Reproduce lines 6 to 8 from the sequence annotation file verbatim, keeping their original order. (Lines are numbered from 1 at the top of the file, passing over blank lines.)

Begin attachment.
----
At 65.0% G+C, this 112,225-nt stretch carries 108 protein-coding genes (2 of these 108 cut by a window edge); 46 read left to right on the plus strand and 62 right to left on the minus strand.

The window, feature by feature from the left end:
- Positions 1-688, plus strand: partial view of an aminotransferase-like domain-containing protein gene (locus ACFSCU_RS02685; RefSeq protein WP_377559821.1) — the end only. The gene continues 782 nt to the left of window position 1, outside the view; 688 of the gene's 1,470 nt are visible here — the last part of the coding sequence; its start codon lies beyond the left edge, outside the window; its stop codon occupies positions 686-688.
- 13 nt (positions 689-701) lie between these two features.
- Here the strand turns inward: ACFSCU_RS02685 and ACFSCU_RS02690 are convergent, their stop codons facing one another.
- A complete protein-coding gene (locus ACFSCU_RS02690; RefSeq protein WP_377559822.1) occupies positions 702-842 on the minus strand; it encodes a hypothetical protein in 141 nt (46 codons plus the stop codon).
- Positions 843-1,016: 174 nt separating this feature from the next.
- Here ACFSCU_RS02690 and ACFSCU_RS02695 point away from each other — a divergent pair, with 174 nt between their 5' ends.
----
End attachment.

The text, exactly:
- A complete protein-coding gene (locus ACFSCU_RS02690; RefSeq protein WP_377559822.1) occupies positions 702-842 on the minus strand; it encodes a hypothetical protein in 141 nt (46 codons plus the stop codon).
- Positions 843-1,016: 174 nt separating this feature from the next.
- Here ACFSCU_RS02690 and ACFSCU_RS02695 point away from each other — a divergent pair, with 174 nt between their 5' ends.